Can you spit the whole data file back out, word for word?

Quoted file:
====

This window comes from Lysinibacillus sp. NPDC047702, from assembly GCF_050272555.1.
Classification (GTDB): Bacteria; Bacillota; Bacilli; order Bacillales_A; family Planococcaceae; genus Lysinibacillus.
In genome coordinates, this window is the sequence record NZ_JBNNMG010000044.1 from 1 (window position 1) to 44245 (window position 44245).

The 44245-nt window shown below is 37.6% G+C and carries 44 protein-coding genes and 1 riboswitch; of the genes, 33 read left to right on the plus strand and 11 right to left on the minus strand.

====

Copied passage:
This window comes from Lysinibacillus sp. NPDC047702, from assembly GCF_050272555.1.
Classification (GTDB): Bacteria; Bacillota; Bacilli; order Bacillales_A; family Planococcaceae; genus Lysinibacillus.
In genome coordinates, this window is the sequence record NZ_JBNNMG010000044.1 from 1 (window position 1) to 44245 (window position 44245).

The 44245-nt window shown below is 37.6% G+C and carries 44 protein-coding genes and 1 riboswitch; of the genes, 33 read left to right on the plus strand and 11 right to left on the minus strand.